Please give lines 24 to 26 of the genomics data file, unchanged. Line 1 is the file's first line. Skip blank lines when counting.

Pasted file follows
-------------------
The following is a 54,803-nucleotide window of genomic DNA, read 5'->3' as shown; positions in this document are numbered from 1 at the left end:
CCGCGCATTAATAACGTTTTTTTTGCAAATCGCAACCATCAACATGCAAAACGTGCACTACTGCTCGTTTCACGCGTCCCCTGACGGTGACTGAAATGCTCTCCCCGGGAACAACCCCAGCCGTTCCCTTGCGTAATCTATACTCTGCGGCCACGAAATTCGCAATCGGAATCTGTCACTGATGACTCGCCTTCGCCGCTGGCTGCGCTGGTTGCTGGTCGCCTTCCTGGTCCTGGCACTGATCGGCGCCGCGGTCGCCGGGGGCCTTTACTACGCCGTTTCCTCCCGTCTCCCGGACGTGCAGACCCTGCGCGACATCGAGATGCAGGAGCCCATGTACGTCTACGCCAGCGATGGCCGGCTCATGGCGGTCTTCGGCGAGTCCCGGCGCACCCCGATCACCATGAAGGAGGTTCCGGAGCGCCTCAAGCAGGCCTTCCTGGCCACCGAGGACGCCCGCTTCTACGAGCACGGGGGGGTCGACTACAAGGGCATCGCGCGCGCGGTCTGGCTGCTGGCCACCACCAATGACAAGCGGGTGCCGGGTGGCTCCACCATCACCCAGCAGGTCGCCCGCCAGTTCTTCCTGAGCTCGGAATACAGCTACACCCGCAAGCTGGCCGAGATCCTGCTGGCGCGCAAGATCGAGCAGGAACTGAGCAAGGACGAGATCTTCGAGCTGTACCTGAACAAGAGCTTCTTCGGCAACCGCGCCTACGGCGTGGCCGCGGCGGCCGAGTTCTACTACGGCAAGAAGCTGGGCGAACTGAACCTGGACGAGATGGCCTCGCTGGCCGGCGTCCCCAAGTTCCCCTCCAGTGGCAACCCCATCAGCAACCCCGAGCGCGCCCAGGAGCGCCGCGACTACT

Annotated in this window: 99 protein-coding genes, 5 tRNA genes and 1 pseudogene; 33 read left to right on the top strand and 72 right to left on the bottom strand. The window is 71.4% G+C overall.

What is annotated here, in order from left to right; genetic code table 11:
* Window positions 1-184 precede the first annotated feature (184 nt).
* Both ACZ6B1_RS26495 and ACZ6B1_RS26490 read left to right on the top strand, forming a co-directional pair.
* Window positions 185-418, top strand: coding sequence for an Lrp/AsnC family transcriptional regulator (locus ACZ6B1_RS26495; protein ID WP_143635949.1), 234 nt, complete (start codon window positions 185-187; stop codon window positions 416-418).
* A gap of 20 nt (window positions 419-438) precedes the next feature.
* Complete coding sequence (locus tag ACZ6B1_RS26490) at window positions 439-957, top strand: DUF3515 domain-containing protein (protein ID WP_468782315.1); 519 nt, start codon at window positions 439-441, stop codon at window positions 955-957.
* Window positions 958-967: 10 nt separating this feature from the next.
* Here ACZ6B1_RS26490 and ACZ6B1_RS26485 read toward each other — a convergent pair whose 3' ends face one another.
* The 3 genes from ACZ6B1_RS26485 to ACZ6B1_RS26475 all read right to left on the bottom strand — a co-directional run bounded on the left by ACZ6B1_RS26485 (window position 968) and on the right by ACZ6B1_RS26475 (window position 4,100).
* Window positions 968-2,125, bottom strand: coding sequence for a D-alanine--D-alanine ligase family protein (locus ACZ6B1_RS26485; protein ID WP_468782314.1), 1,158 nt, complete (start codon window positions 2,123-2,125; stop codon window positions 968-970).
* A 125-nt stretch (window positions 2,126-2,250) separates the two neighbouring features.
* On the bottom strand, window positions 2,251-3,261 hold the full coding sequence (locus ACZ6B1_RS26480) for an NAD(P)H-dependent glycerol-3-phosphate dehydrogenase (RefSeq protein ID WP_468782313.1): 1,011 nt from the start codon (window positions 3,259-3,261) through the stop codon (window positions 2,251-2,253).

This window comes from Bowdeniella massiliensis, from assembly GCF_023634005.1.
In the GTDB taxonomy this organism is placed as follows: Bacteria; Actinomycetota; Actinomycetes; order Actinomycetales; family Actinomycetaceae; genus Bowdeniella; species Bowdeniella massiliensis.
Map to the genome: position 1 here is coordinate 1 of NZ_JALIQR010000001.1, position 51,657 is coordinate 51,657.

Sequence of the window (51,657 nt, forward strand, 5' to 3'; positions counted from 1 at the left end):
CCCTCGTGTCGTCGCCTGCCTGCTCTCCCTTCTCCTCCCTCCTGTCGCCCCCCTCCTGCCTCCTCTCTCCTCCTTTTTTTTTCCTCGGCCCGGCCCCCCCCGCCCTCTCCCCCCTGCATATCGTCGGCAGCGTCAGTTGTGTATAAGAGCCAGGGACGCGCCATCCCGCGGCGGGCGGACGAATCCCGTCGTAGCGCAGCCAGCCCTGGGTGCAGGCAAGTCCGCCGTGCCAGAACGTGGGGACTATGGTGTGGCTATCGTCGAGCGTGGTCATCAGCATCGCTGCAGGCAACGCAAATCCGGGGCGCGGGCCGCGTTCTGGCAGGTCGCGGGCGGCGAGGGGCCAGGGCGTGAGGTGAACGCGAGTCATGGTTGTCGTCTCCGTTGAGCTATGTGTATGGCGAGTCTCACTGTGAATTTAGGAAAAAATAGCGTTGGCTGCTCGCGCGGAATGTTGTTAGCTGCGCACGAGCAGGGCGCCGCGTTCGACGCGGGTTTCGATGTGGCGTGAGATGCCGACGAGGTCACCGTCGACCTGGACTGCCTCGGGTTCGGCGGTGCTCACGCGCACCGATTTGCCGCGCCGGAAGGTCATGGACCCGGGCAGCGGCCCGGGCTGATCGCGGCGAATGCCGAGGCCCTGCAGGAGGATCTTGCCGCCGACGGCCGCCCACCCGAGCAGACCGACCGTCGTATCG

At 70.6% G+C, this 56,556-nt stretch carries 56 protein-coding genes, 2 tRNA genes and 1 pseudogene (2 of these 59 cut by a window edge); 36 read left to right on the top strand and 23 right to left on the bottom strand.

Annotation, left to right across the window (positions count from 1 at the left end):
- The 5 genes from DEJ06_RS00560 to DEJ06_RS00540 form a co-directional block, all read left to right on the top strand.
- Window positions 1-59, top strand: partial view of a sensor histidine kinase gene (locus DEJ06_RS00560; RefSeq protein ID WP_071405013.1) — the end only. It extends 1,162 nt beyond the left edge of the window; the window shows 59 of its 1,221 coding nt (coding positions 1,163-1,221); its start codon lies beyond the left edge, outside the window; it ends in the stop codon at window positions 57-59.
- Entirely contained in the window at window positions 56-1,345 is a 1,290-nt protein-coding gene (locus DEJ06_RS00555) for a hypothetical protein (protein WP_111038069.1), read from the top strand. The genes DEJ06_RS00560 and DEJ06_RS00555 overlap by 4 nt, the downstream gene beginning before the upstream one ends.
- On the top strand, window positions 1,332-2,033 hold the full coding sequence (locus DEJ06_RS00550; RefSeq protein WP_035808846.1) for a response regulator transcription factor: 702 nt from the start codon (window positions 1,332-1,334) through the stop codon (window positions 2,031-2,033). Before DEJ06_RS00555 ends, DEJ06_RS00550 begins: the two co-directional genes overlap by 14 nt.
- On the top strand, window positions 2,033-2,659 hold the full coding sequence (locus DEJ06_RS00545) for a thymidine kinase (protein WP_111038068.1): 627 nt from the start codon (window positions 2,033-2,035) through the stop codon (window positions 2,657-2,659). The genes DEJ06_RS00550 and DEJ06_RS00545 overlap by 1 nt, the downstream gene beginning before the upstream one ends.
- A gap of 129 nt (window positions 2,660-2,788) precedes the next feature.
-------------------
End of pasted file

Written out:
- Window positions 1-59, top strand: partial view of a sensor histidine kinase gene (locus DEJ06_RS00560; RefSeq protein ID WP_071405013.1) — the end only. It extends 1,162 nt beyond the left edge of the window; the window shows 59 of its 1,221 coding nt (coding positions 1,163-1,221); its start codon lies beyond the left edge, outside the window; it ends in the stop codon at window positions 57-59.
- Entirely contained in the window at window positions 56-1,345 is a 1,290-nt protein-coding gene (locus DEJ06_RS00555) for a hypothetical protein (protein WP_111038069.1), read from the top strand. The genes DEJ06_RS00560 and DEJ06_RS00555 overlap by 4 nt, the downstream gene beginning before the upstream one ends.
- On the top strand, window positions 1,332-2,033 hold the full coding sequence (locus DEJ06_RS00550; RefSeq protein WP_035808846.1) for a response regulator transcription factor: 702 nt from the start codon (window positions 1,332-1,334) through the stop codon (window positions 2,031-2,033). Before DEJ06_RS00555 ends, DEJ06_RS00550 begins: the two co-directional genes overlap by 14 nt.